One Singapore real estate agent cited recent examples where sellers were willing to accept offers significantly less than the valuation price. One private property, valued at S$1.42 million, is likely to be transacted at S$1.25 million, the agent told PropertyGuru on condition of anonymity.

Evan Chung, Vice President of the Resale Division of real estate agency DTZ, said: “CUV transactions have already been transacted and are on the increase.”

Citing recent HDB data, Chung said that 28.5 percent of HDB resale deals during January 2014 were closed below valuation.

“Areas such as Sengkang and Jurong West are now seeing about half their transactions clocking in negative COVs, and I believe the percentage of CUV transactions will continue to rise over the year and likewise, we’ll see HDB valuations come down accordingly.”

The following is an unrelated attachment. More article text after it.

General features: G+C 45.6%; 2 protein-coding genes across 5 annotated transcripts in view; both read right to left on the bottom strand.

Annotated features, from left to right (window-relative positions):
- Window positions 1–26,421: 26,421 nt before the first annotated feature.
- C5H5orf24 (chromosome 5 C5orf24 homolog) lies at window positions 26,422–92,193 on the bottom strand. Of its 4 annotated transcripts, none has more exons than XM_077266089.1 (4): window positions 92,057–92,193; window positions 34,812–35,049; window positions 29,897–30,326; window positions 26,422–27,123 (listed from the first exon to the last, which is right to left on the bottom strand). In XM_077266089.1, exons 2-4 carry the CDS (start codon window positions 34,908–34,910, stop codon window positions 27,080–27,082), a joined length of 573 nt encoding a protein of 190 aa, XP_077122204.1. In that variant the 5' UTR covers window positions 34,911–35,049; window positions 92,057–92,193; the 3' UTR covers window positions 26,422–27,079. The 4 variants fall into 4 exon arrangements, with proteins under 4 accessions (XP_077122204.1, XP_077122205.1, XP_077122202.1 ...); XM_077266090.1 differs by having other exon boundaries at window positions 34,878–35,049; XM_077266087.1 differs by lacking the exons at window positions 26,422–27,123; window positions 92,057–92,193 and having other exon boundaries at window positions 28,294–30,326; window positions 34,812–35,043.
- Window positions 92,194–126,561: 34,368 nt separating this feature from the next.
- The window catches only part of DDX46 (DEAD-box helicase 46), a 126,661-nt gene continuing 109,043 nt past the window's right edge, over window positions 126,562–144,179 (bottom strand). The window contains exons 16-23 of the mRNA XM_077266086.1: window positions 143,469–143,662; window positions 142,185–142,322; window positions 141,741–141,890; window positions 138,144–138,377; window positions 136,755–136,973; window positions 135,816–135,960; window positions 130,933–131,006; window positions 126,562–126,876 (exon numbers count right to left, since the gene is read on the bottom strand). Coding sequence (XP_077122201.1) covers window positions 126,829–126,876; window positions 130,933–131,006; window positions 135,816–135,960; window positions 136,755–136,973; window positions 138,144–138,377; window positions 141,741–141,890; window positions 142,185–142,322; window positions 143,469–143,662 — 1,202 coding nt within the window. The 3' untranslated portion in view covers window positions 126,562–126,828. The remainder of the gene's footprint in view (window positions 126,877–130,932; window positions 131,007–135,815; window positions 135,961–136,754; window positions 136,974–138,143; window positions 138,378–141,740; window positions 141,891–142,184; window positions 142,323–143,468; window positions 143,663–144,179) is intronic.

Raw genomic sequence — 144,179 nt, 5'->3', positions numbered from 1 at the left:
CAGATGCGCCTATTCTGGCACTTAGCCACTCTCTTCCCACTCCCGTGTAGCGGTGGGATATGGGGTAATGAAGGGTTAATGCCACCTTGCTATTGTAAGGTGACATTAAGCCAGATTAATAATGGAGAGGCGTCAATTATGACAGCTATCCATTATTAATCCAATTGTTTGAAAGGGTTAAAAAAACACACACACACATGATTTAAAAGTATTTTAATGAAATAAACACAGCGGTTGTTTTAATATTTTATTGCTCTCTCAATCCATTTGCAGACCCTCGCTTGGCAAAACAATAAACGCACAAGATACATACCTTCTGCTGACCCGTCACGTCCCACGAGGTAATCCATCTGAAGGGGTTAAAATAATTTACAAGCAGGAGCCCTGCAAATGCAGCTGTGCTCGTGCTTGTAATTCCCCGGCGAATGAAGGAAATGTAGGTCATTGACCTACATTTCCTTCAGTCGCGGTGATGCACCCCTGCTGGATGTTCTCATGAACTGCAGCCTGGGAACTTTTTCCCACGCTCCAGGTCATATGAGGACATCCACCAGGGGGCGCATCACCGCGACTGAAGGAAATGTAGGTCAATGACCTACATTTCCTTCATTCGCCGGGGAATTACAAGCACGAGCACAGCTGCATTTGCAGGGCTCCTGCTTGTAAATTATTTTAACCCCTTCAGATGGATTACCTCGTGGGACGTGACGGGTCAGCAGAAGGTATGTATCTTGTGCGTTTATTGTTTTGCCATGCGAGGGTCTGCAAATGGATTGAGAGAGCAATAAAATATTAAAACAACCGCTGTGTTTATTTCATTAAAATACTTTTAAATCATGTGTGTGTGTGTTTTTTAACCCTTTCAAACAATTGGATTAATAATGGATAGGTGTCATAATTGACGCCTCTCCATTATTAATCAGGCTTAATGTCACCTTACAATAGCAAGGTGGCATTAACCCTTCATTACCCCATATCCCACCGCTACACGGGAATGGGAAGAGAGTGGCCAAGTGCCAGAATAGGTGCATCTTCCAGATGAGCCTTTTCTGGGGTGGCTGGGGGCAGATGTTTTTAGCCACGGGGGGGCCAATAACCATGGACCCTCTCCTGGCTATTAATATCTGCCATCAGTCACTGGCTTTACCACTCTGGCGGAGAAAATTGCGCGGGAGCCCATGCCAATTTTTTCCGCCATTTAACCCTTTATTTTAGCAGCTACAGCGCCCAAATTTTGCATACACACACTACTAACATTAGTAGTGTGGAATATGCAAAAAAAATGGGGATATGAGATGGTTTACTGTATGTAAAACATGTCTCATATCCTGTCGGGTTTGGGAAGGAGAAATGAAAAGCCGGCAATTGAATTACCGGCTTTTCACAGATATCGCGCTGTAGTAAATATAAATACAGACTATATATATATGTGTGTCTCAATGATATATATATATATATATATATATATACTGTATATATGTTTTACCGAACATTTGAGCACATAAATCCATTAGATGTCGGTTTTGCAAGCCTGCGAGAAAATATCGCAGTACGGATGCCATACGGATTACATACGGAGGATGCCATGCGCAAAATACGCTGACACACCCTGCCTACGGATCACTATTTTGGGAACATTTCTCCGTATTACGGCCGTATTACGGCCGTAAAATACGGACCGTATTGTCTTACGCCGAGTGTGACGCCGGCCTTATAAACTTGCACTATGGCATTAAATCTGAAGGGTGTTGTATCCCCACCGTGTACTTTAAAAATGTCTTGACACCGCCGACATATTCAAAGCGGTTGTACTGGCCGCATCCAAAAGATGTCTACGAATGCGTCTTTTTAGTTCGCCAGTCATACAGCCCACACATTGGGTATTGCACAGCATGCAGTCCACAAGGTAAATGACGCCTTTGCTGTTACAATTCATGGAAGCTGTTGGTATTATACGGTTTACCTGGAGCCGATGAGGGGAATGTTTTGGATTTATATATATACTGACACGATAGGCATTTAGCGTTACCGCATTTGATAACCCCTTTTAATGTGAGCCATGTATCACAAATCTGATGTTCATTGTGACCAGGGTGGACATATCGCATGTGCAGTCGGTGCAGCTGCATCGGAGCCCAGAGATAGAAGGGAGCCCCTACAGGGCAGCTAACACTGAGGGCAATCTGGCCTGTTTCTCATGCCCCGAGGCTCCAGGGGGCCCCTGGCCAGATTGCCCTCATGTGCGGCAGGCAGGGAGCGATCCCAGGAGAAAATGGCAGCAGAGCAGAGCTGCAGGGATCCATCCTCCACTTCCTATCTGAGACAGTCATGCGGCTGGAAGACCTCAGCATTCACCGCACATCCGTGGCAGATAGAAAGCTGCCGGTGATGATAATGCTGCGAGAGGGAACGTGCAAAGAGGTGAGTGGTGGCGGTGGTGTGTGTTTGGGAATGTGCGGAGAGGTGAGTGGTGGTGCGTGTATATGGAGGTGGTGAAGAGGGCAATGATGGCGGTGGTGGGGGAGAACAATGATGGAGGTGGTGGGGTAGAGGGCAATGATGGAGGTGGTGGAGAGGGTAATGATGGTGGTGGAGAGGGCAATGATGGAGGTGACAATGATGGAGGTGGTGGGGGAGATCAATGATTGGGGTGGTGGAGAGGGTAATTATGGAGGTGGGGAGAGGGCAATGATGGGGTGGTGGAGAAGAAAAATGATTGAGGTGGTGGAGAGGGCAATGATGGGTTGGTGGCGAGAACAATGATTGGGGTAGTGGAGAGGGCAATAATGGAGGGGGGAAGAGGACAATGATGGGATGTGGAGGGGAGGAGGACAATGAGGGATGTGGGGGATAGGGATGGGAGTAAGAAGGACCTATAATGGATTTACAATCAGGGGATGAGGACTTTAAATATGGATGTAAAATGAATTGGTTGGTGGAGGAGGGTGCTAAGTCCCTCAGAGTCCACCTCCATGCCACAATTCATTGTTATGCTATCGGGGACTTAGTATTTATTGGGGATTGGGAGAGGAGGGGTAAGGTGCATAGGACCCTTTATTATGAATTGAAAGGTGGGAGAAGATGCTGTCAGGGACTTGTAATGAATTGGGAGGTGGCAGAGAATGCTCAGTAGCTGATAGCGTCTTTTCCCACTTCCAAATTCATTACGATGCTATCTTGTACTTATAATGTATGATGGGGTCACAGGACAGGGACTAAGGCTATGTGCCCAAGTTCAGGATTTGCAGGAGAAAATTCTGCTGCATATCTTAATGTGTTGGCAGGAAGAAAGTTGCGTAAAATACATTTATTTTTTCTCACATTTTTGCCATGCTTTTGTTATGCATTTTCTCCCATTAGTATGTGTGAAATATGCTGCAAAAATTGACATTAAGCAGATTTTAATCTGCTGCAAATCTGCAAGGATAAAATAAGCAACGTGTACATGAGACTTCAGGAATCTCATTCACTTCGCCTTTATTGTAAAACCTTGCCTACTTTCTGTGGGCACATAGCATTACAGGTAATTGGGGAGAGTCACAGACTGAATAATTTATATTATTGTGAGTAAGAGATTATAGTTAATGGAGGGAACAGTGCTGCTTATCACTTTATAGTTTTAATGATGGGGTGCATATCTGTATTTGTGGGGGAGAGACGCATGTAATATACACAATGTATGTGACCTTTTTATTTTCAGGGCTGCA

Public data analysed by PropertyGuru this morning focusing solely on Jurong West showed average per sq ft prices for resale HDB properties in January 2014 stood at S$406. This was unchanged from the previous month but down from the S$426 per sqft one year earlier – a decline of 4.47 percent year-on-year.

Chung said that units in mature estates, and in good locations near MRT stations or a shopping mall, will still continue to see demand and command a certain COV.

“This is especially for units that are nicely renovated,” he added.

“For home buyers, the current trend is highly welcomed and I can say the cooling measures and increase in BTO supply have achieved their desired effect.